What is Git fork? What is difference between fork, branch and clone?
In Git, a fork refers to the process of creating a copy of a repository from one user’s account (the original repository) to another user’s account (the forked repository). Forking is typically done in online Git hosting platforms like GitHub, GitLab, and Bitbucket.
When you fork a repository, you create an entirely new copy of the repository under your account. This allows you to freely experiment with and make changes to the codebase without affecting the original repository. Forking is commonly used for open-source projects where contributors can work on their changes independently and later propose those changes to be merged back into the original repository through pull requests.
Difference between Fork, Branch, and Clone:
- Purpose: Forking allows you to create an independent copy of a repository under your account to freely experiment with changes.
- Location: Forking happens on the online Git hosting platform, creating a new repository in your account.
- Independence: Forked repositories are entirely separate from the original repository, and changes made in one do not affect the other until you explicitly propose a merge (through a pull request) or synchronize changes manually.
- Purpose: A branch is a separate line of development within a single repository, often used to isolate changes for a specific feature or bug fix.
- Location: Branches are part of the local and remote repository. You create branches within a repository.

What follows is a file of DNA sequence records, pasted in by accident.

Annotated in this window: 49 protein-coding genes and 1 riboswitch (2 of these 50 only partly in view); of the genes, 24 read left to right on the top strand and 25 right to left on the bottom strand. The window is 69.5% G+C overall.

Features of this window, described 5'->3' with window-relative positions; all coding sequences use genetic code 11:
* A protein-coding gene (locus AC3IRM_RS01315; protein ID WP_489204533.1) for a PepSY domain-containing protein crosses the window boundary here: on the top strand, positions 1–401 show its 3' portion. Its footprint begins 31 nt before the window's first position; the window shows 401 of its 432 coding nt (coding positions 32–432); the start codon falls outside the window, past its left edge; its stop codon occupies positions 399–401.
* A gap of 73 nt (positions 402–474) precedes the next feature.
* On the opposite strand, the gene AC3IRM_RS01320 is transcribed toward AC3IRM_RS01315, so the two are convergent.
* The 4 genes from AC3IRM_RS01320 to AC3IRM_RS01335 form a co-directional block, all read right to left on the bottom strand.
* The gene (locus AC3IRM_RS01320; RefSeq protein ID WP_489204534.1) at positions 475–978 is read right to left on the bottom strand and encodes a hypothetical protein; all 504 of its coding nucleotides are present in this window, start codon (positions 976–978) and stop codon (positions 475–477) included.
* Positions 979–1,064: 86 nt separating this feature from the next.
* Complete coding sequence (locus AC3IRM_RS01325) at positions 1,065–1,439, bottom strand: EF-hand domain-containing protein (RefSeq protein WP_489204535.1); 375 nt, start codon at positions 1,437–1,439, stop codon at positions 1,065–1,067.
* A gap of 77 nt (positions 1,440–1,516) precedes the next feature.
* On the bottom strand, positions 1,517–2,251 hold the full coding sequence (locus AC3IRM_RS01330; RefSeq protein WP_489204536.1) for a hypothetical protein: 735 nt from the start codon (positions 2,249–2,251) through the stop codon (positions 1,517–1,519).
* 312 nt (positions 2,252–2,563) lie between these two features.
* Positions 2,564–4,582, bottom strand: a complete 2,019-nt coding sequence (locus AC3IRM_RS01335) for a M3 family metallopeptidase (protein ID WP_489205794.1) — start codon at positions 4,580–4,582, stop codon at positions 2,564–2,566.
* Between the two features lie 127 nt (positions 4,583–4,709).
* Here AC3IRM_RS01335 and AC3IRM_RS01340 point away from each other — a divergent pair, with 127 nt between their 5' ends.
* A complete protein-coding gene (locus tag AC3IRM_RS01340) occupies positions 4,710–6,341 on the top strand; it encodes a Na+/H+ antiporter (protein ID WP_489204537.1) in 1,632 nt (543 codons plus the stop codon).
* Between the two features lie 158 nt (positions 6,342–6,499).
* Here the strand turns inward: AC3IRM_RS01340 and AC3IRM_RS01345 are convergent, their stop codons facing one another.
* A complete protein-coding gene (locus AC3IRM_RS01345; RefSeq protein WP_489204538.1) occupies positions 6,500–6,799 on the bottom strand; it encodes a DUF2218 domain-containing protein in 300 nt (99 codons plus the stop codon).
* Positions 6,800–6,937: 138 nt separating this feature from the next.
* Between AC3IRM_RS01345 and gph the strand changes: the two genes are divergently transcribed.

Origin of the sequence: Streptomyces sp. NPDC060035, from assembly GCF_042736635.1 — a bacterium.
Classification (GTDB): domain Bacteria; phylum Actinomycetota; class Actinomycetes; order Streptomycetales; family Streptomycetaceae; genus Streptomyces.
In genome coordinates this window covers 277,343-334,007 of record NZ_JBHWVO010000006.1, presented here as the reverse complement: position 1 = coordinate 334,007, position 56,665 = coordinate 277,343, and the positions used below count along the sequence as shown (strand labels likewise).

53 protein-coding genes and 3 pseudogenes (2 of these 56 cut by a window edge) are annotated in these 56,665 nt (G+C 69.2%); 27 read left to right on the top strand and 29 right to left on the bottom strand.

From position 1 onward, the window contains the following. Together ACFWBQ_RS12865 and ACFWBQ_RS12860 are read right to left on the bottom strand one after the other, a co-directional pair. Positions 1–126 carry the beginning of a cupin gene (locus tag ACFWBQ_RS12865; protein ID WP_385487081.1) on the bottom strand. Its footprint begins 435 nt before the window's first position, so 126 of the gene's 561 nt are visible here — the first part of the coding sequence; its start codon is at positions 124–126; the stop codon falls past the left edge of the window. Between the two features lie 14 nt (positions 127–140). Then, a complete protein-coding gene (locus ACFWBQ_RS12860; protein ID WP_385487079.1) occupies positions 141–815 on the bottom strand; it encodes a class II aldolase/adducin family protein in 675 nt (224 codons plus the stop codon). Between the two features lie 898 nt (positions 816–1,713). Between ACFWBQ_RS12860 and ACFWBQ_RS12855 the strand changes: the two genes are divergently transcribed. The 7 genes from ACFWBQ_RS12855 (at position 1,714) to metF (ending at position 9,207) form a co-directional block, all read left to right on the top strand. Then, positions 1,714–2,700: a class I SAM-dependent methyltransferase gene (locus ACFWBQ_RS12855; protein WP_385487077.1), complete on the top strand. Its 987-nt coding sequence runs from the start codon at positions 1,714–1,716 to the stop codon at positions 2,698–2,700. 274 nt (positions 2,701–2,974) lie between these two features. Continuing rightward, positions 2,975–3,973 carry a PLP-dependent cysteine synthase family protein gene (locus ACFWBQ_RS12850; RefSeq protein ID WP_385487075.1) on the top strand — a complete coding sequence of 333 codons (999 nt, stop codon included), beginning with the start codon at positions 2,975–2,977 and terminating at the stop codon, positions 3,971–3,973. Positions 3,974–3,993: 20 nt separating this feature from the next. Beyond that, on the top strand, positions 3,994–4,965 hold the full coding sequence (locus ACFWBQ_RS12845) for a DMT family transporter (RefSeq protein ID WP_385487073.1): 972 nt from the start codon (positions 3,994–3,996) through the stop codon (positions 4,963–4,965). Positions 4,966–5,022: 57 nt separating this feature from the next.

- Independence: Branches within the same repository share the same history, and changes made in one branch can be easily merged into another branch.
- Purpose: Cloning creates a local copy of a repository on your machine, allowing you to work with the codebase and make changes offline.
- Location: Cloning happens on your local machine, creating a complete copy of the repository, including all branches and history.
- Independence: Cloned repositories are identical to the original repository, but changes made in one repository do not automatically affect the other. You can later push changes from your local clone to the remote repository to share them.
In summary, the key differences are:
- Fork: Creates a separate copy of a repository under your account on the online hosting platform. Used to freely experiment and propose changes through pull requests.
- Branch: Creates a separate line of development within a single repository. Used to isolate changes and merge them back into other branches.
- Clone: Creates a local copy of a repository on your machine. Used to work with the codebase, make changes offline, and synchronize with the remote repository when ready.